Thursday, September 27, 2007

The Marketplace of Ideas: untidy, irreverent and indispensable

My friend Jim pointed out a recent post by Professor Geoffrey Stone that draws an interesting parallel between Columbia University's treatment of President Ahmadinejad and the Senate's condemnation of's General Betray Us ad.

[The] fundamental mission as a university... is not to "endorse" particular ideas as "right" or "wrong," but to promote a robust and lively and sometimes controversial exchange of views in order to promote the ultimate goal of education....

[A] university must remain neutral on all matters of public policy that do not directly affect the university itself, it should not have a faculty vote, for example, on whether to condemn the war in Iraq, on whether Mr. Bush is a good president, or on whether Mr. Ahmadinejad violates human rights.

Of course, individual faculty members, students, staff, and alumni may state their own positions on such matters with complete freedom. But the university itself should not take such positions. The responsibility of a university is to facilitate debate and disagreement, not to stifle it by declaring an "official" university position... This should be anathema to any university....

This brings me to the flap over's recent ad about "General Betray Us." The ad suggested that General Petraeus was "cooking the books for the White House" by presenting to the American public and to the Congress a misleading picture of the situation in Iraq. There is absolutely no question but that this statement was fully protected by the First Amendment.

As the Supreme Court has often and clearly explained, the First Amendment embodies "a profound national commitment to the principle that debate on public issues should be uninhibited, robust, and wide-open, and that it may well include vehement, caustic, and sometimes unpleasantly sharp attacks on government and public officials." The ad is well within the bounds of this fundamental constitutional protection and well within the long tradition in this nation of challenging our public officials -- military as well as civilian.

Nonetheless, the Senate, with the support of many Democrats, adopted a resolution solely for the purpose of condemning the ad....

Just as it is not the business of Columbia University to declare some views "right" and other views "wrong," it is not the business of the United States Senate to enact resolutions condemning the constitutionally protected expression of private citizens. To be sure, many of us sometimes find the constitutionally protected expression of others offensive.... In this nation, we are all free as individuals to "condemn" the views with which we disagree, and individual senators, acting in their individual capacities, are similarly free to declare their distaste for certain expression.

But it is not a legitimate role for the Senate of the United States to pass formal resolutions condemning the expression of constitutionally protected views...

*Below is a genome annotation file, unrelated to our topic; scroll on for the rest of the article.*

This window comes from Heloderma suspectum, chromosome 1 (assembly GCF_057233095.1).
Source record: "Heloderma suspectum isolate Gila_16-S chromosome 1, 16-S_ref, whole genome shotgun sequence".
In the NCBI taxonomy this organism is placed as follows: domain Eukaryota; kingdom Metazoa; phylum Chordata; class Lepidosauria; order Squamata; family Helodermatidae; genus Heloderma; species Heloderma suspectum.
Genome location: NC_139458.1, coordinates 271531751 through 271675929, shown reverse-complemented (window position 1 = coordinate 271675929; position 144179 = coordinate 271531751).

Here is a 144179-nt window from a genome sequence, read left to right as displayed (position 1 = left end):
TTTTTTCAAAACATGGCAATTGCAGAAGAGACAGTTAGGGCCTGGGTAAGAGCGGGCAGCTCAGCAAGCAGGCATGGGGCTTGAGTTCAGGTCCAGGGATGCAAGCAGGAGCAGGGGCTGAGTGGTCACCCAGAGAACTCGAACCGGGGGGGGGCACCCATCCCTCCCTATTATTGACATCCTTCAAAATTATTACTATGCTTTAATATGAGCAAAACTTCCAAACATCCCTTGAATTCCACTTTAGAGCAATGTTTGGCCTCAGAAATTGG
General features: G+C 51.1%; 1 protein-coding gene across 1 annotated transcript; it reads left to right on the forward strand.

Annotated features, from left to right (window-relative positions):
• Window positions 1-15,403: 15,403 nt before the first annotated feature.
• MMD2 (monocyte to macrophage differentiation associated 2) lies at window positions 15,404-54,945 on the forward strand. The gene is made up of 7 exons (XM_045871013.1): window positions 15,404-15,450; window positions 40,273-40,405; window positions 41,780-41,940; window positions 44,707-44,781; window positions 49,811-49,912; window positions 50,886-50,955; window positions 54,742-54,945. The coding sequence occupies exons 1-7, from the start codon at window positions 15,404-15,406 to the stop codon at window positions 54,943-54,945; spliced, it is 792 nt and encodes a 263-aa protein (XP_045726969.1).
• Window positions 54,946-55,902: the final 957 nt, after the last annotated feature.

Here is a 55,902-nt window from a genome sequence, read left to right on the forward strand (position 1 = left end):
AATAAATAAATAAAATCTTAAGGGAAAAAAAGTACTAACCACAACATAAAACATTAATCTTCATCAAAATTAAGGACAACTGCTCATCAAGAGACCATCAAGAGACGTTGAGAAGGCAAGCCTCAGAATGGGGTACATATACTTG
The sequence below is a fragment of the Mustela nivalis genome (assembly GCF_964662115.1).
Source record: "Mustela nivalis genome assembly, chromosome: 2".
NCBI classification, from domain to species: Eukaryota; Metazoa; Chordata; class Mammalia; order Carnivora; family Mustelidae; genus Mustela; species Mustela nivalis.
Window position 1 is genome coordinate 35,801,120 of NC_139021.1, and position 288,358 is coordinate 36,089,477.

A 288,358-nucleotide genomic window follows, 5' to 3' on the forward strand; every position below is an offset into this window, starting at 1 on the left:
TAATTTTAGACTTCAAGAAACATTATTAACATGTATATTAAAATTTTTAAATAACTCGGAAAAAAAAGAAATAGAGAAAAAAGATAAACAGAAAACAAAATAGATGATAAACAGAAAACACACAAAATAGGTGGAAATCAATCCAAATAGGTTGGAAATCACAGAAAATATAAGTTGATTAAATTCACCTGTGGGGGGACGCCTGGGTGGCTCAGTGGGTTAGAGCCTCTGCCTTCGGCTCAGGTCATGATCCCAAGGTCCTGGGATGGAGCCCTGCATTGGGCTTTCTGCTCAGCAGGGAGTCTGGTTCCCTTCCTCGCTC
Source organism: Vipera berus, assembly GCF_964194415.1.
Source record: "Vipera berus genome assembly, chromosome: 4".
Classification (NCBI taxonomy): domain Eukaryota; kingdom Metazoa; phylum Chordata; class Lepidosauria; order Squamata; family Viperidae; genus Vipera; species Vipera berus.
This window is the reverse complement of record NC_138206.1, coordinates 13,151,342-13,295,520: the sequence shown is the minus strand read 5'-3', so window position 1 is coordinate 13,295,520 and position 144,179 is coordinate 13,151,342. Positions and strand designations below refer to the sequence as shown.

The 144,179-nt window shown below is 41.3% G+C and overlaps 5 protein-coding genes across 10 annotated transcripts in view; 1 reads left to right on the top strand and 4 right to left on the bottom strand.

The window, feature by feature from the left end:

Such expression, like's attack on General Petraeus, is not only protected by the First Amendment, but is essential to the functioning of a self-governing society. For the very same reasons that Columbia University should not declare particular ideas, perspectives, or positions "out of bounds," so too, the United States Senate should foster "uninhibited, robust, and wide-open" public debate and not attempt to intimidate citizens by irresponsible public declarations of official condemnation. Such a tactic smacks of the excesses of the McCarthy Era.

Justice Louis Brandeis cautioned us exactly 80 years ago that "the freedom to think as you will and to speak as you think are means indispensable to the discovery and spread of political truth," that "it is hazardous" in a self-governing society for the government "to discourage thought" and free expression, and that "the fitting remedy for evil counsels is good ones."...

[N]either President Bollinger nor the members of the Senate acted wisely or properly in conscripting the official voices of Columbia University and the United States Senate to declare a "politically correct" position for their university or their nation. |Columbia University, the U.S. Senate, and General Betray Us - Geoffrey R. Stone at Huffington Post|
A parallel could also be drawn to the politicization of the Justice Department. While the Senate and the Justice Department are political bodies, that does not mean that everything they do should be about pandering to one interest group or another.

Quite the contrary, for our Republic to flourish, they must take prinicipled positions on difficult issues and provide opportunities for citizens to live together in tolerance despite our disagreements.

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